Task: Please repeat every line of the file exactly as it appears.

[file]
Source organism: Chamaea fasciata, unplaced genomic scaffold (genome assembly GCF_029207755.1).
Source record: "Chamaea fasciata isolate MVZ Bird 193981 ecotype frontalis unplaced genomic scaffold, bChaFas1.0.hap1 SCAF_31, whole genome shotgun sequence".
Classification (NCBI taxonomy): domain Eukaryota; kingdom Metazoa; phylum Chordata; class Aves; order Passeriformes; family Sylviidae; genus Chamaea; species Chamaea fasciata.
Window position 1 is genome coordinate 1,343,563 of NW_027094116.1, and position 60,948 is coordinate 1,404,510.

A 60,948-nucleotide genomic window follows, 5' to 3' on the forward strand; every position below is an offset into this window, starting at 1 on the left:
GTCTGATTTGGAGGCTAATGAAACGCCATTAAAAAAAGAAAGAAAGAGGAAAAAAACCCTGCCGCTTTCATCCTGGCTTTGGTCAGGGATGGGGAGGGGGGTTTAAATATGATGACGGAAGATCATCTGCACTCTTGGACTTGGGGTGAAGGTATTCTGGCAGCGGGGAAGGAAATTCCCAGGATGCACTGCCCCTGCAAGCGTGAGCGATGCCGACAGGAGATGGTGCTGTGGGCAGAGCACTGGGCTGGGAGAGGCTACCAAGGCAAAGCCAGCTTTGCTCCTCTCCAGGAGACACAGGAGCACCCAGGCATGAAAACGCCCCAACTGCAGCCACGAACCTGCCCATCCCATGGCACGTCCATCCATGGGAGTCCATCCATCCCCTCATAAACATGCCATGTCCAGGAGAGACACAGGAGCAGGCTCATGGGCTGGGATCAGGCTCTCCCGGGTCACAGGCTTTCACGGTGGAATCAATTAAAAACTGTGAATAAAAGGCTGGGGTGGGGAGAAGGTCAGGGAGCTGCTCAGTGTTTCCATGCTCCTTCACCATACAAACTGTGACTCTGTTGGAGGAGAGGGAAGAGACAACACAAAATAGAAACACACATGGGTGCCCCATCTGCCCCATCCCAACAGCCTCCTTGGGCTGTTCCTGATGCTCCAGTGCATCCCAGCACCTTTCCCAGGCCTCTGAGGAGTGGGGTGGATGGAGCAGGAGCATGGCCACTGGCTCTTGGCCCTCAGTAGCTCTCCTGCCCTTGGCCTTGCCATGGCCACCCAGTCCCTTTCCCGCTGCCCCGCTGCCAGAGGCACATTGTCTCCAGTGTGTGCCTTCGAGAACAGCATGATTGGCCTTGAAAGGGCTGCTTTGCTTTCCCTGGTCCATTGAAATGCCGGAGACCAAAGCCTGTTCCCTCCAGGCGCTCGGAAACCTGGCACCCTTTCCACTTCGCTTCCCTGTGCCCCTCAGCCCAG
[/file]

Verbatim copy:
Source organism: Chamaea fasciata, unplaced genomic scaffold (genome assembly GCF_029207755.1).
Source record: "Chamaea fasciata isolate MVZ Bird 193981 ecotype frontalis unplaced genomic scaffold, bChaFas1.0.hap1 SCAF_31, whole genome shotgun sequence".
Classification (NCBI taxonomy): domain Eukaryota; kingdom Metazoa; phylum Chordata; class Aves; order Passeriformes; family Sylviidae; genus Chamaea; species Chamaea fasciata.
Window position 1 is genome coordinate 1,343,563 of NW_027094116.1, and position 60,948 is coordinate 1,404,510.

A 60,948-nucleotide genomic window follows, 5' to 3' on the forward strand; every position below is an offset into this window, starting at 1 on the left:
GTCTGATTTGGAGGCTAATGAAACGCCATTAAAAAAAGAAAGAAAGAGGAAAAAAACCCTGCCGCTTTCATCCTGGCTTTGGTCAGGGATGGGGAGGGGGGTTTAAATATGATGACGGAAGATCATCTGCACTCTTGGACTTGGGGTGAAGGTATTCTGGCAGCGGGGAAGGAAATTCCCAGGATGCACTGCCCCTGCAAGCGTGAGCGATGCCGACAGGAGATGGTGCTGTGGGCAGAGCACTGGGCTGGGAGAGGCTACCAAGGCAAAGCCAGCTTTGCTCCTCTCCAGGAGACACAGGAGCACCCAGGCATGAAAACGCCCCAACTGCAGCCACGAACCTGCCCATCCCATGGCACGTCCATCCATGGGAGTCCATCCATCCCCTCATAAACATGCCATGTCCAGGAGAGACACAGGAGCAGGCTCATGGGCTGGGATCAGGCTCTCCCGGGTCACAGGCTTTCACGGTGGAATCAATTAAAAACTGTGAATAAAAGGCTGGGGTGGGGAGAAGGTCAGGGAGCTGCTCAGTGTTTCCATGCTCCTTCACCATACAAACTGTGACTCTGTTGGAGGAGAGGGAAGAGACAACACAAAATAGAAACACACATGGGTGCCCCATCTGCCCCATCCCAACAGCCTCCTTGGGCTGTTCCTGATGCTCCAGTGCATCCCAGCACCTTTCCCAGGCCTCTGAGGAGTGGGGTGGATGGAGCAGGAGCATGGCCACTGGCTCTTGGCCCTCAGTAGCTCTCCTGCCCTTGGCCTTGCCATGGCCACCCAGTCCCTTTCCCGCTGCCCCGCTGCCAGAGGCACATTGTCTCCAGTGTGTGCCTTCGAGAACAGCATGATTGGCCTTGAAAGGGCTGCTTTGCTTTCCCTGGTCCATTGAAATGCCGGAGACCAAAGCCTGTTCCCTCCAGGCGCTCGGAAACCTGGCACCCTTTCCACTTCGCTTCCCTGTGCCCCTCAGCCCAG